Mayor James Hahn last week continued to move on his campaign promise for business tax reform, proposing with newly-elected councilman Jack Weiss a business license tax exemption of up to two years for start-up businesses with less than $500,000 in revenues. The move followed measures signed the previous week that among other things granted a business tax amnesty to scofflaws.
On the surface, this latest move seemed to suggest that Hahn regarded as insufficient the one-year start-up exemption measure proposed by former City Councilman Mike Feuer and signed into law earlier this year by former Mayor Richard Riordan.
And to some extent, the Feuer-Riordan measure was insufficient. For, according to Hahn spokeswoman Julie Wong, the Feuer-Riordan exemption really wasn't for one year: it applied only to the calendar year in which the business was started.
"If you started your business in January, then you'd get a full-year exemption," Wong said. "But if you started your business in October or November, you were exempted only for the rest of the year, or just a few weeks. When Jan. 1 rolled around, you'd be paying business taxes."
The Hahn-Weiss measure is designed to correct that, giving every start-up business with under $500,000 a minimum of a one-year exemption. Thus a business started in November wouldn't pay any taxes for its first 13 or 14 months.
If this proposal does pass the council and no real opposition emerged last week then a smart entrepreneur preparing to launch a business later this year might decide to wait until after Jan. 1, when he or she could take full advantage of the two-year tax exemption.Padilla Makes Committee Assignments
When City Council President Alex Padilla made his committee assignments last week, much of the attention focused on high-profile committees like public safety which will continue to be chaired by Councilwoman Cindy Miscikowski or the new Education and Neighborhoods Committee, to be chaired by Councilwoman Janice Hahn.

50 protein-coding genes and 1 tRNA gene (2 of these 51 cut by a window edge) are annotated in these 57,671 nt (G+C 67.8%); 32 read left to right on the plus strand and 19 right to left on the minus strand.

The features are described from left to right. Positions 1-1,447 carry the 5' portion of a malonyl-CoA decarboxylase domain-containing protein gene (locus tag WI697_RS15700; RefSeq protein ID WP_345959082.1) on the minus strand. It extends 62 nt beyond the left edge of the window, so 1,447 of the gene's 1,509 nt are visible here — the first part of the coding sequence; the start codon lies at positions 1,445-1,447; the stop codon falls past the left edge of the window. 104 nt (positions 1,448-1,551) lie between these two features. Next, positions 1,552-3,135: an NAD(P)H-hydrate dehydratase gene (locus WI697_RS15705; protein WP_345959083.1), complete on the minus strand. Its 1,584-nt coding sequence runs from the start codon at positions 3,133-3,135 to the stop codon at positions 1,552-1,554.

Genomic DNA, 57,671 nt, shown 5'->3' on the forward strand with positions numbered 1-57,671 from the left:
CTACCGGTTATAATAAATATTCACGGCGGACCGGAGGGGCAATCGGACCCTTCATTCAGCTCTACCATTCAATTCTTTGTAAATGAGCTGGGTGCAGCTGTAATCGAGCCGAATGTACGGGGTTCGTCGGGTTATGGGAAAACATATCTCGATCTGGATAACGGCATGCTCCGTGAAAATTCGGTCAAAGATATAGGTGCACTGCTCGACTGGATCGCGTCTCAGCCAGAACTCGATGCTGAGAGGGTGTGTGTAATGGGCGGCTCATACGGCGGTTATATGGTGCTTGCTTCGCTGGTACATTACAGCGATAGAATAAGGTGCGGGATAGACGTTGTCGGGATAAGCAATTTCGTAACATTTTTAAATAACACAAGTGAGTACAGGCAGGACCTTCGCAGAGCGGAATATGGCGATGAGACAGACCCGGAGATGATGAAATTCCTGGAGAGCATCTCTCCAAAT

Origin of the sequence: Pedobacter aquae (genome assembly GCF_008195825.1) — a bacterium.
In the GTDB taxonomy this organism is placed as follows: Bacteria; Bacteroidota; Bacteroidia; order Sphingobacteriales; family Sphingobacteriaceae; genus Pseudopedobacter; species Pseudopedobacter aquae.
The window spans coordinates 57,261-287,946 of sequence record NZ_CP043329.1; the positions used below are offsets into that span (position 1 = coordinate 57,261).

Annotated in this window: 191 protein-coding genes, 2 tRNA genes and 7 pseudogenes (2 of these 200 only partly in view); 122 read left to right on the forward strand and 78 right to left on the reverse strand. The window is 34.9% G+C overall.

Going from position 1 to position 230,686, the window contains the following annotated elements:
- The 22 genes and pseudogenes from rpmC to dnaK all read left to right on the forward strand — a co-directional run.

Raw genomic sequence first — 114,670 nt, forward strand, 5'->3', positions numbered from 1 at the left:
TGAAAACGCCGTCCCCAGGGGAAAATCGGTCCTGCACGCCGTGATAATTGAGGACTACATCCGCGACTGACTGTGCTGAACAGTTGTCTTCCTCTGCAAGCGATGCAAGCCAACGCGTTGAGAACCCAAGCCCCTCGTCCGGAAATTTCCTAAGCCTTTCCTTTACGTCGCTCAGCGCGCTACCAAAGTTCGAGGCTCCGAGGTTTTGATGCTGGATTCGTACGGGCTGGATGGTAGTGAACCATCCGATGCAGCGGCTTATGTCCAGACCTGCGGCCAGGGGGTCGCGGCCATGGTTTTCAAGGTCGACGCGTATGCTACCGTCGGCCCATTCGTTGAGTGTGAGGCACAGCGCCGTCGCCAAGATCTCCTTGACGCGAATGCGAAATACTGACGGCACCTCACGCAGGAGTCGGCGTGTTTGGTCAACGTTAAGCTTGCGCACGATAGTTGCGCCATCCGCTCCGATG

But starting Sept. 1, L.A. businesses will have to cultivate other committee chairpeople on less high-profile committees, like Planning & Land Use Commission chairman-designate Ed Reyes and Budget & Finance committee chairman Nick Pacheco. (The budget committee holds the key to further business tax reform.)
At the top of that list is freshman Councilman Eric Garcetti, who will head the newly-created Economic Development and Employment Committee. Garcetti last week outlined his main goals for his chairmanship.
First, he said he would try to break the bureaucratic logjam and consolidate the city's economic development functions, which are now spread out among four different departments. "We've done that on the council with this new committee; now it's time to move ahead and do this citywide."
He also wants to bring labor and management together on proposed projects to ensure more high-paying jobs come to the city. He cited the recent agreement between developers of the Staples Center entertainment center and labor for living wage jobs as a model. Finally, Garcetti said, he wants to reach out to immigrant entrepreneurs, "the real emerging backbone of the L.A. economy."Riordan Exploratory Committee
It was a call last April from President Bush that started the ball rolling on former L.A. Mayor Richard Riordan's gubernatorial bid and one couldn't help but notice the heavy influence of the president on the exploratory committee set up last month on behalf of former L.A. Mayor Richard Riordan. Chairing the committee is Rep. David Dreier, R-Covina, co-chairman of the Bush campaign in California. Also on the committee is L.A. investor Brad Freeman, who was Bush's California finance co-chair.
But the exploratory committee also appears to have another function: to make Riordan more appealing to crucial conservative Republican primary voters. To that end, the committee is stacked with conservatives like Reps. Chris Cox, R-Newport Beach, Darrell Issa, R-Vista, and Howard "Buck" McKeon, R-Santa Clarita.
Several prominent local businesspeople also are on the committee, including Galpin Ford owner Bert Boeckmann and former Arco chairman Lod Cook.
Staff Reporter Howard Fine can be contacted by phone at (323) 549-5225, ext. 227 or by e-mail at email@example.com.
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